These 29 ekphrastic poems come from paintings by van Gogh, Cezanne, Monet and others, to various photographs including butterflies and the moon, to a photograph of a man carrying Hector Pieterson toward the press cars in "Soweto, June 16, 1976." Most are free verse but one acrostic and one etheree are also included. Many of the paintings and photographs are in color which adds to the enjoyment of this book.

    These poems give this reader a feeling of peace and wholesomeness in a not perfect world. The poems are accessible and words are used well to name the feelings without being overly sentimental. Michael Escoubas has easily succeeded doing the poet's job, " tell the whole such a beautiful way..." as defined by Jane Kenyon. A book worth reading!

    Barbara Robinette, author of Affirmation


    "The poet's job is to tell the whole truth and nothing but the truth, in such a beautiful way that people cannot live without it; to put into words those feelings we all have that are so deep, so important, and yet so difficult to name."  by Jane Kenyon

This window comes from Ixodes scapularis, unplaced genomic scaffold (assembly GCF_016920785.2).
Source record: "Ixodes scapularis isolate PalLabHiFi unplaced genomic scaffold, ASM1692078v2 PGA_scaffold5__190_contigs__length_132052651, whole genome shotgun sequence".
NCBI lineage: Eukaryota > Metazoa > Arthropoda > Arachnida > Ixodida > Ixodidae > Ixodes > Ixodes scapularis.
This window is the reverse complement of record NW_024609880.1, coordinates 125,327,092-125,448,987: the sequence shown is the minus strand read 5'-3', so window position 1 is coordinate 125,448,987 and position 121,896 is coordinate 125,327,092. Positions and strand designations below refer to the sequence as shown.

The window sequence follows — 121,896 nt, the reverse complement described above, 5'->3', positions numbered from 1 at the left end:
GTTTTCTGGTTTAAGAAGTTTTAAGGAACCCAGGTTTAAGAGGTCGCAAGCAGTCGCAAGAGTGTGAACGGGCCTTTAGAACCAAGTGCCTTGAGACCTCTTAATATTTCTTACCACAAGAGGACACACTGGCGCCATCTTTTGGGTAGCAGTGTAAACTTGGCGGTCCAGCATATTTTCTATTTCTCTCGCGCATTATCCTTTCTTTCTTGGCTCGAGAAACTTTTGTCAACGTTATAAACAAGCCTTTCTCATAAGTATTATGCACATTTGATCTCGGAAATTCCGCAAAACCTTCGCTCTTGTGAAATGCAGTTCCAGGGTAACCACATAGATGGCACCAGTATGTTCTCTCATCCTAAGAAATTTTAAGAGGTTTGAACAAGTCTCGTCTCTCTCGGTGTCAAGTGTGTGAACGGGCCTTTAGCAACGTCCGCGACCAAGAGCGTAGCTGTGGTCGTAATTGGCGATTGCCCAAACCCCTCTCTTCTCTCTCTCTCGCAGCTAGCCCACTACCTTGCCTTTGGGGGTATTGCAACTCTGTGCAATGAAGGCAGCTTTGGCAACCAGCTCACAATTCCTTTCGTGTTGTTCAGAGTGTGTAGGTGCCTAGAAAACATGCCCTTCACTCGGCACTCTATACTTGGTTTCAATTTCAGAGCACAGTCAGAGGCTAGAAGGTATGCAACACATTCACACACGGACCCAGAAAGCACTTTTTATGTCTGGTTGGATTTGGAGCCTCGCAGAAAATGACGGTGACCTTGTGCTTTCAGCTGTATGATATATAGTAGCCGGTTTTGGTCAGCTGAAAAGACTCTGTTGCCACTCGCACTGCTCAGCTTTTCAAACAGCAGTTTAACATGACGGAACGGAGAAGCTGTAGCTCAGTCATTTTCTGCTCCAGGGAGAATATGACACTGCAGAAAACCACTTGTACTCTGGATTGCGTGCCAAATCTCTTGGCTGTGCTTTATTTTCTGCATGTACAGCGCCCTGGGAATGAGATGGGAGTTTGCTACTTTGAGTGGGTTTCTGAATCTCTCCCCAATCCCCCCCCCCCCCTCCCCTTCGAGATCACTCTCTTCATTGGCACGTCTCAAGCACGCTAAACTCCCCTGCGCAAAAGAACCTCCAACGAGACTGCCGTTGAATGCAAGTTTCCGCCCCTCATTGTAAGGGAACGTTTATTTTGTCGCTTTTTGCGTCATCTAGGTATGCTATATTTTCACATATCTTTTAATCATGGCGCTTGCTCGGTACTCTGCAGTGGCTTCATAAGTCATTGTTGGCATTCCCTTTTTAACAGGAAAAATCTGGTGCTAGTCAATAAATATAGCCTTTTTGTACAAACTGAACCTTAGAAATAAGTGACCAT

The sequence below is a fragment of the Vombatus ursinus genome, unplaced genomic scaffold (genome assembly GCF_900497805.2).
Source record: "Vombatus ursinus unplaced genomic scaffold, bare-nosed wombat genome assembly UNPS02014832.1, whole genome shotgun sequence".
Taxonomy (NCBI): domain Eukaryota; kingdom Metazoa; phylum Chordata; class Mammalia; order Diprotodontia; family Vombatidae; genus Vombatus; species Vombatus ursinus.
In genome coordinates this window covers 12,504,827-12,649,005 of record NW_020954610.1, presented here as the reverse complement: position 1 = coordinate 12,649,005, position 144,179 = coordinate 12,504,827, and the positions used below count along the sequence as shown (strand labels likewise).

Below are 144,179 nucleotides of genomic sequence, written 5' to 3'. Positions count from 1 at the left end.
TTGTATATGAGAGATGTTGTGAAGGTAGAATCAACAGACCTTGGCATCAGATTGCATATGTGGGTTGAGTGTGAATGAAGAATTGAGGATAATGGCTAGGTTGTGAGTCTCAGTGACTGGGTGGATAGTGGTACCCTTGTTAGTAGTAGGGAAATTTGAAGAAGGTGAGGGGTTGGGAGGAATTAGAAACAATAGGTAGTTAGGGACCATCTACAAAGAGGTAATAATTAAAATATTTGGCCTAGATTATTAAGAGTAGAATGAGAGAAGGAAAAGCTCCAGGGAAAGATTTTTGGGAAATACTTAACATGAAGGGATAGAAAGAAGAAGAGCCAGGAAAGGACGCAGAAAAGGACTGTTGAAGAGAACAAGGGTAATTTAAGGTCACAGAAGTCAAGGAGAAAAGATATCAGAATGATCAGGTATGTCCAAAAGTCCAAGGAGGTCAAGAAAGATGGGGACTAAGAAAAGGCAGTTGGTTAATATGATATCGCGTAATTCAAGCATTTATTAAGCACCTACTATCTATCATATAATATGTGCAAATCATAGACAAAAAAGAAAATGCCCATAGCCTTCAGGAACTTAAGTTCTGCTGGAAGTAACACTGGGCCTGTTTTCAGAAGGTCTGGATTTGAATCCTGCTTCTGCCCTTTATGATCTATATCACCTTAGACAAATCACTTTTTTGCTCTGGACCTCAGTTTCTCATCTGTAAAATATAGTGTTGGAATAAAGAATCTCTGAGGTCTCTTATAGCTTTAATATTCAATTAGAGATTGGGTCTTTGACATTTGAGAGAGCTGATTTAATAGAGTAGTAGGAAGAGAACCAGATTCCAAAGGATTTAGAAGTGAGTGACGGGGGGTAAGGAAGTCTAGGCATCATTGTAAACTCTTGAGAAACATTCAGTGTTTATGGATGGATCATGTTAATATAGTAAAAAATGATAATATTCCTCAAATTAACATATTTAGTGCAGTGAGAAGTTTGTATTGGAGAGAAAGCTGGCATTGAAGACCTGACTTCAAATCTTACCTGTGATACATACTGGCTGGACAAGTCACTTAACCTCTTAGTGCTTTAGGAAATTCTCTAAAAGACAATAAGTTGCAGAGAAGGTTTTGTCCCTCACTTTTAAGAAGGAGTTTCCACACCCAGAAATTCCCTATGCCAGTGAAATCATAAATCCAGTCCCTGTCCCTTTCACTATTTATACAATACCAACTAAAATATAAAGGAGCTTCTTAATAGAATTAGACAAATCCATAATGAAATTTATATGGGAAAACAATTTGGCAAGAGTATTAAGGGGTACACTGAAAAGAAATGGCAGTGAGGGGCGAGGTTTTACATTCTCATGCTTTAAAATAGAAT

Remember: Poems for the 20th Anniversary of 9/11
    by Southern Chapter, Illinois State Poetry Society

    Reviewed in Quill & Parchment
    by Michael Escoubas

    Sherri (with an i): Poems of Love and Loss
    Sherri Lohrum Baker

    Review by jacob erin-cilberto

    On the back cover of this book is a logo and email address that says deepwellpoetry. And that is a perfect way to describe what is in this offering. Sherri Lohrum Baker presents a deep well of emotions that tug the heart strings of the reader as she covers love and loss with such brute honesty and brilliant execution of words.

    Lohrum Baker undresses her soul in "Seven Minutes" written of her daughter who drowned. She says "In seven minutes you can/ talk with a friend, listen to music/ eat pancakes, do the dishes—" Yes, in that time of being under water, a mother loses a daughter "on a day that should have been ordinary." This poem just slaps our heart with such a hard blow.